Education, health, science and technology will be high on the agenda at the upcoming 54th African National Congress (ANC conference), which will be held at Nasrec Expo Centre this week.
Briefing the media on Wednesday, Science and Technology Minister Naledi Pandor in her capacity as an ANC National Executive Committee (NEC) member, said that: “Since the dawn of democracy science and technology has been put in the centre of development in our country; and schools, colleges and universities have become accessible to all South Africans as a result of two decades of implementation of progressive policies and programmes as advocated by President Nelson Mandela.”
Pandor said that the ANC has made strides in education with more women than men at tertiary level.
“We have noted the positive impact of implementation of ANC policies that has resulted in increased and expanded participation in higher education. There has been a huge expansion in the number of women studying in higher education: women are in a majority,” said Pandor.
However, despite the increased participation, Pandor said the ANC is still aware of the challenges ahead, particularly the high costs of tertiary education.
“We are also saying the conference must direct the government to immediately finalise the model for free higher education for those who are unable to afford the costs of higher education,” said Pandor.
Pandor said whilst the focus is also on basic education, there are still issues of concern.
“The basic education sector is concerned with continued disruptions of schooling during times of unrests, high dropout and repetition rates, particularly in Grades 9 – 12; health-related challenges and their impact of schooling such as TB and HIV & Aids; and procurement challenges related to Learner-teacher support materials (LTSMs), infrastructure and school furniture,” said Pandor.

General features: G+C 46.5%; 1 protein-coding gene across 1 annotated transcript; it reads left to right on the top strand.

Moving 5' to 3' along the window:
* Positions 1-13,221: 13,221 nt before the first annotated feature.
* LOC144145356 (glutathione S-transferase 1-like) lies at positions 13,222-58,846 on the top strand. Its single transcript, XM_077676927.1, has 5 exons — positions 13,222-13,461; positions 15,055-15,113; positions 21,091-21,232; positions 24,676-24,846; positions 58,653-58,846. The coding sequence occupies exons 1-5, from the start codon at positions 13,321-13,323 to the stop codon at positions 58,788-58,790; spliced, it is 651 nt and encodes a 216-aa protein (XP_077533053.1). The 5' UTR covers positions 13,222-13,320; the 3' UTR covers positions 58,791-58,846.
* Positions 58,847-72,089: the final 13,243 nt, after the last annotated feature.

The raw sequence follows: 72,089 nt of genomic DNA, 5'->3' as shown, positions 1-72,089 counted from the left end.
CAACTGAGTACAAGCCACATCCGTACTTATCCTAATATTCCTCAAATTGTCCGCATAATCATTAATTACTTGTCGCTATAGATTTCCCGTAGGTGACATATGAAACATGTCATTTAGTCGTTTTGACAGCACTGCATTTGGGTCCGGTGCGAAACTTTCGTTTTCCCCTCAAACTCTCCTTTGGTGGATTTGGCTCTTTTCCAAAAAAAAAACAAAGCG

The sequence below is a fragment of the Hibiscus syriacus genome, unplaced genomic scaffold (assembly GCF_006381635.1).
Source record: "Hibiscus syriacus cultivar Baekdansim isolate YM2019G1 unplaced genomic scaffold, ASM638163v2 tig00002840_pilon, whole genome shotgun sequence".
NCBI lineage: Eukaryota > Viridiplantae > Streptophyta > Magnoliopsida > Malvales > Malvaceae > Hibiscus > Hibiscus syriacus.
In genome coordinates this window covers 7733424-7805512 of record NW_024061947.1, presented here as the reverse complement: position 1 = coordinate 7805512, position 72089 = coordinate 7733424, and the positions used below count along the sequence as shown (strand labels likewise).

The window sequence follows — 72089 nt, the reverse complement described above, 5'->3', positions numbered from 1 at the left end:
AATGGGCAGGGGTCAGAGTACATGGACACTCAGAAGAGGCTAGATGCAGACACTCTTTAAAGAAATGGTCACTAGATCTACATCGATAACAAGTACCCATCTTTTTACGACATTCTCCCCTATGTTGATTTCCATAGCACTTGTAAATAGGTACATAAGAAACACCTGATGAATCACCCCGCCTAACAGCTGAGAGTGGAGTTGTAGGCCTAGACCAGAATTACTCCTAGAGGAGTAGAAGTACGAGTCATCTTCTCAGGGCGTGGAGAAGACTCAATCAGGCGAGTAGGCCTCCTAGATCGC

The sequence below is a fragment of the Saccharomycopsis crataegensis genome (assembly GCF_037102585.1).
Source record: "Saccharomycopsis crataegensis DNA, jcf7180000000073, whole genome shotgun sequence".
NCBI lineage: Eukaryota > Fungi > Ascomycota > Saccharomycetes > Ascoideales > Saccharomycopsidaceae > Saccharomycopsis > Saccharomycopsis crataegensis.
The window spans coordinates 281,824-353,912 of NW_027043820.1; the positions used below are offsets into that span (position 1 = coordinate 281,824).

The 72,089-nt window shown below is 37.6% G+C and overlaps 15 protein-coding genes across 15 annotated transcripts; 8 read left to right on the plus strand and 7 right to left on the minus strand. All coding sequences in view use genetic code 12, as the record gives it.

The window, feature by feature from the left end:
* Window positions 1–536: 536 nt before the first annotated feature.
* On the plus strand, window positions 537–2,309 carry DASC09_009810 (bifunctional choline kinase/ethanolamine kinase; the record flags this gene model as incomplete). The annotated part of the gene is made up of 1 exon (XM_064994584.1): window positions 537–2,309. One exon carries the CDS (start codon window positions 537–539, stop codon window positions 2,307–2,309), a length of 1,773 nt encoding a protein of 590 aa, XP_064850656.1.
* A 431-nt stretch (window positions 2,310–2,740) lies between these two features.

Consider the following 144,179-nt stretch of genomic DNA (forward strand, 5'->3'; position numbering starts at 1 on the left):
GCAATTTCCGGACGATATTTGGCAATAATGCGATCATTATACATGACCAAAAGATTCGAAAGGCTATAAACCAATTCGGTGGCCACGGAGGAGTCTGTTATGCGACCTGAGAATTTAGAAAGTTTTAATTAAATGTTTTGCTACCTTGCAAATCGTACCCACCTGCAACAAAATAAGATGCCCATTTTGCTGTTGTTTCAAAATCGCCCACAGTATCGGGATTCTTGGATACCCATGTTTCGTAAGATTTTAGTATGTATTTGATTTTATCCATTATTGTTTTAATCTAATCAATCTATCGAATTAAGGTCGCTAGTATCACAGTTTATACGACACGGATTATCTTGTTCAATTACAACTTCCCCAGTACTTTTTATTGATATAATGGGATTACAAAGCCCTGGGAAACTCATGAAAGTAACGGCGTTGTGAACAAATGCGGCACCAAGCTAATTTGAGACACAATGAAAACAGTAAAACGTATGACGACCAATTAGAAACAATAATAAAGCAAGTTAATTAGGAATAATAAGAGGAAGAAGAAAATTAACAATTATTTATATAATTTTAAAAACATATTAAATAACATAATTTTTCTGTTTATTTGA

She said the ruling party was very confident that delegates would apply their minds to policy proposals that emerged out of the ANC National Policy Conference.
These include among other things;
- Increasing support for postgraduate funding for poor students which will increase South Africa’s research capacity in science and technology;
- Accelerating programmes to improve literacy and numeracy in basic education, particularly in formerly disadvantaged communities;
- Finalise the model for free higher education for those who are unable to afford their fees as mentioned above;
- And strengthening measures to improve the quality of care offered by health practitioners in the public and private sector.
Other issues that will be addressed include finding ways to strengthen the capacity and capability of the state as an important factor towards good delivery services.
In conclusion, Pandor said she was positive that all sectors have made good progress in implementing resolutions of the 53rd National Conference.
“We have noted areas of excellence and also areas of concern where sectors have room for improvement and where urgent action needs to be taken. All sectors are on track to achieve most of their goals,” concluded Pandor.